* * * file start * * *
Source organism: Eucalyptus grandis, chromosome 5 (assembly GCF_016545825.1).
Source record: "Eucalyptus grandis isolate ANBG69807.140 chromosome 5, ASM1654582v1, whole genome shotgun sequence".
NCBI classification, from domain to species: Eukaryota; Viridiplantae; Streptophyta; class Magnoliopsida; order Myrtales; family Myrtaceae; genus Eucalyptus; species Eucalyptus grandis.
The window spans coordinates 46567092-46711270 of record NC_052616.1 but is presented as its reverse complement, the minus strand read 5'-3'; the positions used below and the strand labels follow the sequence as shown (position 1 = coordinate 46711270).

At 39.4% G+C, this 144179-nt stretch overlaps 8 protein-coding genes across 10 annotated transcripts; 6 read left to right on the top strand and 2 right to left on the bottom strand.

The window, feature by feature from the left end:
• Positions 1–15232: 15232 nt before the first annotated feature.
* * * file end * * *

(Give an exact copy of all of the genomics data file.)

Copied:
Source organism: Eucalyptus grandis, chromosome 5 (assembly GCF_016545825.1).
Source record: "Eucalyptus grandis isolate ANBG69807.140 chromosome 5, ASM1654582v1, whole genome shotgun sequence".
NCBI classification, from domain to species: Eukaryota; Viridiplantae; Streptophyta; class Magnoliopsida; order Myrtales; family Myrtaceae; genus Eucalyptus; species Eucalyptus grandis.
The window spans coordinates 46567092-46711270 of record NC_052616.1 but is presented as its reverse complement, the minus strand read 5'-3'; the positions used below and the strand labels follow the sequence as shown (position 1 = coordinate 46711270).

At 39.4% G+C, this 144179-nt stretch overlaps 8 protein-coding genes across 10 annotated transcripts; 6 read left to right on the top strand and 2 right to left on the bottom strand.

The window, feature by feature from the left end:
• Positions 1–15232: 15232 nt before the first annotated feature.